On the Chrissy B Show discussing Perfectionism
Two weeks ago I was invited to talk about perfectionism on the Chrissy B Show on Sky TV. At first I was flattered, then I was excited, then I started to get scared. I said yes, because it’s a topic close to my heart, made plans, then seriously wished I hadn’t.
As my inner gremlins set about me I began to feel worse and worse. I couldn’t relax, I couldn’t work, I couldn’t concentrate on the children. I was in meltdown. Completely overwhelmed by stressful emotions, it certainly was a weird few days. I thought I knew what was happening: I was just scared about doing something new, about being vulnerable and ‘out there’ with the potential to look foolish or rubbish in front of other people. I endlessly rationalised: it will be ok, and if it isn’t that’s ok too. I’ll learn from it and I’ll still be loved by those who are important to me. I told myself that it would be fun to see a working TV studio, great to meet new people and a change from my normal life. I knew all this so why did I still feel so bad? I ‘should’ be able to deal with this.
At other times I tried to convince myself to cancel, but my pride wouldn’t let me and I knew that in the long run it was a positive thing to do. But I found it difficult to justify much of the time. I’m all for pushing my boundaries, but to feel sick with nerves for a week felt like too much of a price to pay. Too much for my children to pay as well, since it was their mother who was away with the fairies one minute and snapping at them the next.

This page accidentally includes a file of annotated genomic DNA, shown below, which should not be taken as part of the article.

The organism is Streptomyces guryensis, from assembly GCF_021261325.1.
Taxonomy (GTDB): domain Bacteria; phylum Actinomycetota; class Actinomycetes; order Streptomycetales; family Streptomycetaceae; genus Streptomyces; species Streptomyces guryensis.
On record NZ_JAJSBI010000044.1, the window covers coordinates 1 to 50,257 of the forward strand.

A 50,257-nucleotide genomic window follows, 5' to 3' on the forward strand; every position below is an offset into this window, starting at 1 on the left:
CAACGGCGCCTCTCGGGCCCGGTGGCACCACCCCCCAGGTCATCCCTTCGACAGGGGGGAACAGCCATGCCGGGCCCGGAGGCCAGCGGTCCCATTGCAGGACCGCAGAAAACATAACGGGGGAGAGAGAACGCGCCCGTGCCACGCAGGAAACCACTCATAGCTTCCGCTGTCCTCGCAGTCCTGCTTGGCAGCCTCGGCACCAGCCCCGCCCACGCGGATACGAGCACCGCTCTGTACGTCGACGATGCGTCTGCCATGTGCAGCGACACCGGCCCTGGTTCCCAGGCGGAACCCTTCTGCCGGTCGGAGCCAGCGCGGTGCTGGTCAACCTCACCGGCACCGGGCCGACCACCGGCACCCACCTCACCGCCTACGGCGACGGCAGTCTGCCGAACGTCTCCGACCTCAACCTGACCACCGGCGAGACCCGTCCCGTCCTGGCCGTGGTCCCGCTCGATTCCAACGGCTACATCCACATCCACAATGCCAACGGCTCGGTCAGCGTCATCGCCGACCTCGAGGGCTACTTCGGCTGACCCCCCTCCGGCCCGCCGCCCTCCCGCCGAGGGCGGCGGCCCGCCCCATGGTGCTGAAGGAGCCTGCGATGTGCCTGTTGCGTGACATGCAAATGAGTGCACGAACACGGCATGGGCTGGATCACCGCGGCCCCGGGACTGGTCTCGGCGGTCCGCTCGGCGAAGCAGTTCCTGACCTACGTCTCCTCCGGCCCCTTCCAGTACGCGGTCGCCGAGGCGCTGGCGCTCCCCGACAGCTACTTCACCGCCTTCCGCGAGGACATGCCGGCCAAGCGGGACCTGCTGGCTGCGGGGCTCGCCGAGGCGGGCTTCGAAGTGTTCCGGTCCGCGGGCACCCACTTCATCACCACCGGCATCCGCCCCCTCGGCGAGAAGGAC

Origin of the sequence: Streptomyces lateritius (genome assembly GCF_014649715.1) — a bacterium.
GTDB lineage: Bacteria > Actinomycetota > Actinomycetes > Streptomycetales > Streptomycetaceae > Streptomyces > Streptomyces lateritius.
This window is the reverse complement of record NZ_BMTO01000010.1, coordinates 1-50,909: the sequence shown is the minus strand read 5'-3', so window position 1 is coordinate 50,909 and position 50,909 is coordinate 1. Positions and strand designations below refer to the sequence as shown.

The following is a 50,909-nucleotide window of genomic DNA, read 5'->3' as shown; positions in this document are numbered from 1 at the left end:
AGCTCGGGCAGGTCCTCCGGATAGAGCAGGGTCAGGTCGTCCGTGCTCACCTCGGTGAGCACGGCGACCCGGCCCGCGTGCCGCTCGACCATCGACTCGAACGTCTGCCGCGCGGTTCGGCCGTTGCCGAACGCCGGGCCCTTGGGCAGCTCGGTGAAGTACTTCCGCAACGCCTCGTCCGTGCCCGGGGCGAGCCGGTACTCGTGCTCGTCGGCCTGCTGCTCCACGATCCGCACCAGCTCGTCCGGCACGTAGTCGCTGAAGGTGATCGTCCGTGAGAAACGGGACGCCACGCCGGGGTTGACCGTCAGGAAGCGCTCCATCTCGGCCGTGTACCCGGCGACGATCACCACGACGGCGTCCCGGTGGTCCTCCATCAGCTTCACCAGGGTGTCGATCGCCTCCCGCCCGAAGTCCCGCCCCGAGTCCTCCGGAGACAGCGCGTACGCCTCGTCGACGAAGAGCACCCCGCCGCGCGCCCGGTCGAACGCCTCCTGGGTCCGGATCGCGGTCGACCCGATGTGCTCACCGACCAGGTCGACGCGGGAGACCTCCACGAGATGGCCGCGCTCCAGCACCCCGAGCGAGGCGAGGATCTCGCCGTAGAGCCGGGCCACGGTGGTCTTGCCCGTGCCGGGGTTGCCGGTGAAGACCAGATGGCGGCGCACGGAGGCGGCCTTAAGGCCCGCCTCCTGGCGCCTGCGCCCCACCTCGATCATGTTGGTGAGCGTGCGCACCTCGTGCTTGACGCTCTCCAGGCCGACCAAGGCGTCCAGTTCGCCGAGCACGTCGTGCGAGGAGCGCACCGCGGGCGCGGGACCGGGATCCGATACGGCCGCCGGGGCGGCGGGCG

Gradually it became clear to me that the reason I was so scared and worried was because the situation was something I was not in control of, and because of that, I couldn’t guarantee that it would run smoothly. These – I suddenly realised – are my two big perfectionist ideals. I was also ‘shoulding’ myself too much: ‘I should be able to deal with this.’ I ‘shouldn’t let this affect my family.’ Being aware of why I was feeling so bad, made me feel a lot better. Understanding yourself really does go a long way to improving the situation.
Last Monday I got the train to London and appeared on the show. And, actually, it was fun, and I really enjoyed myself. The presenter, producer and other guests were lovely, friendly and interesting people. I wasn’t half as nervous on the day, perhaps because I was living it rather than thinking and planning for it in advance.
So what’s the lesson here? Mainly that feeling bad is not all bad, because if we allow them to, negative emotions can teach us so much. It also strengthened my belief that my family is the most important thing to me. Being successful professionally is very important to me, but will never take priority over looking after my young family.
On the way home, I was proud of myself for getting out there and giving it a go. It didn’t go horribly wrong. And at the end of the day, I’m still the same person, still worth the same as every other human being on the planet. I had just been lucky enough to add another new experience to that journey called life.
If you are interested in watching the programme here it is.